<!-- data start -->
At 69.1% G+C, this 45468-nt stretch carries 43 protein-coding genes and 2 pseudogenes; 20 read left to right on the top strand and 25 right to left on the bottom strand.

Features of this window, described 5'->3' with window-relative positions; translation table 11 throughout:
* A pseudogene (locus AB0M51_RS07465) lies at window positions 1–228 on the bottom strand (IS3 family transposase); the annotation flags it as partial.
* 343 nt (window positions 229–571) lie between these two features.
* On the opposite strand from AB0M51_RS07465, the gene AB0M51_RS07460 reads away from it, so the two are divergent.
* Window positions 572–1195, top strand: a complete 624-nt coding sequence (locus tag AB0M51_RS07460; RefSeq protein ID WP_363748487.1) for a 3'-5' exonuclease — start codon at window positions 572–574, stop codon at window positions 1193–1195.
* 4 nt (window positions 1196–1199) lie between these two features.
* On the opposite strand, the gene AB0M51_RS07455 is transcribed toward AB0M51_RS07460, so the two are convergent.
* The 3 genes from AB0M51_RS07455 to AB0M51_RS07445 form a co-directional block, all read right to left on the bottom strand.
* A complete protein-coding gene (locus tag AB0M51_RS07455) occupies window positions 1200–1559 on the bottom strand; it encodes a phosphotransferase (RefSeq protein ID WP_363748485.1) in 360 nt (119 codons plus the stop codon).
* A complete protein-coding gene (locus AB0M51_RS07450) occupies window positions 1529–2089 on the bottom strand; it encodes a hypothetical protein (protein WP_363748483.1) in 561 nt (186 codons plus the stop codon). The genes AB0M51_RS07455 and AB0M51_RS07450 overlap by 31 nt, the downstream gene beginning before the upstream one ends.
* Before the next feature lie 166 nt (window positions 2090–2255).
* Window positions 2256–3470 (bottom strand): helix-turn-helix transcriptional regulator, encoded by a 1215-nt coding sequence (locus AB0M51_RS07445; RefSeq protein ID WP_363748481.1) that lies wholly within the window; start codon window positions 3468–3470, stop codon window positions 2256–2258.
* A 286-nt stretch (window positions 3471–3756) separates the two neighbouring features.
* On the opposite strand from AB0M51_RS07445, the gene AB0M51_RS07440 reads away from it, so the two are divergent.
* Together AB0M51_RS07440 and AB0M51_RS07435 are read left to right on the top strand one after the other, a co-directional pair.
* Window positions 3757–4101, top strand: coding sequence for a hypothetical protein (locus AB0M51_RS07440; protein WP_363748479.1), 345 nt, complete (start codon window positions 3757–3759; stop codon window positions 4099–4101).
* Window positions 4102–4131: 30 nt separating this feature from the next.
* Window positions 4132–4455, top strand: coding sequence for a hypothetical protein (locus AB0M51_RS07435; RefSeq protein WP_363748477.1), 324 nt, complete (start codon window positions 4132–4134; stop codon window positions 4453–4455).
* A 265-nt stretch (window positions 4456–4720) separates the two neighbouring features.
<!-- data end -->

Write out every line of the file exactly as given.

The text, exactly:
At 69.1% G+C, this 45468-nt stretch carries 43 protein-coding genes and 2 pseudogenes; 20 read left to right on the top strand and 25 right to left on the bottom strand.

Features of this window, described 5'->3' with window-relative positions; translation table 11 throughout:
* A pseudogene (locus AB0M51_RS07465) lies at window positions 1–228 on the bottom strand (IS3 family transposase); the annotation flags it as partial.
* 343 nt (window positions 229–571) lie between these two features.
* On the opposite strand from AB0M51_RS07465, the gene AB0M51_RS07460 reads away from it, so the two are divergent.
* Window positions 572–1195, top strand: a complete 624-nt coding sequence (locus tag AB0M51_RS07460; RefSeq protein ID WP_363748487.1) for a 3'-5' exonuclease — start codon at window positions 572–574, stop codon at window positions 1193–1195.
* 4 nt (window positions 1196–1199) lie between these two features.
* On the opposite strand, the gene AB0M51_RS07455 is transcribed toward AB0M51_RS07460, so the two are convergent.
* The 3 genes from AB0M51_RS07455 to AB0M51_RS07445 form a co-directional block, all read right to left on the bottom strand.
* A complete protein-coding gene (locus tag AB0M51_RS07455) occupies window positions 1200–1559 on the bottom strand; it encodes a phosphotransferase (RefSeq protein ID WP_363748485.1) in 360 nt (119 codons plus the stop codon).
* A complete protein-coding gene (locus AB0M51_RS07450) occupies window positions 1529–2089 on the bottom strand; it encodes a hypothetical protein (protein WP_363748483.1) in 561 nt (186 codons plus the stop codon). The genes AB0M51_RS07455 and AB0M51_RS07450 overlap by 31 nt, the downstream gene beginning before the upstream one ends.
* Before the next feature lie 166 nt (window positions 2090–2255).
* Window positions 2256–3470 (bottom strand): helix-turn-helix transcriptional regulator, encoded by a 1215-nt coding sequence (locus AB0M51_RS07445; RefSeq protein ID WP_363748481.1) that lies wholly within the window; start codon window positions 3468–3470, stop codon window positions 2256–2258.
* A 286-nt stretch (window positions 3471–3756) separates the two neighbouring features.
* On the opposite strand from AB0M51_RS07445, the gene AB0M51_RS07440 reads away from it, so the two are divergent.
* Together AB0M51_RS07440 and AB0M51_RS07435 are read left to right on the top strand one after the other, a co-directional pair.
* Window positions 3757–4101, top strand: coding sequence for a hypothetical protein (locus AB0M51_RS07440; protein WP_363748479.1), 345 nt, complete (start codon window positions 3757–3759; stop codon window positions 4099–4101).
* Window positions 4102–4131: 30 nt separating this feature from the next.
* Window positions 4132–4455, top strand: coding sequence for a hypothetical protein (locus AB0M51_RS07435; RefSeq protein WP_363748477.1), 324 nt, complete (start codon window positions 4132–4134; stop codon window positions 4453–4455).
* A 265-nt stretch (window positions 4456–4720) separates the two neighbouring features.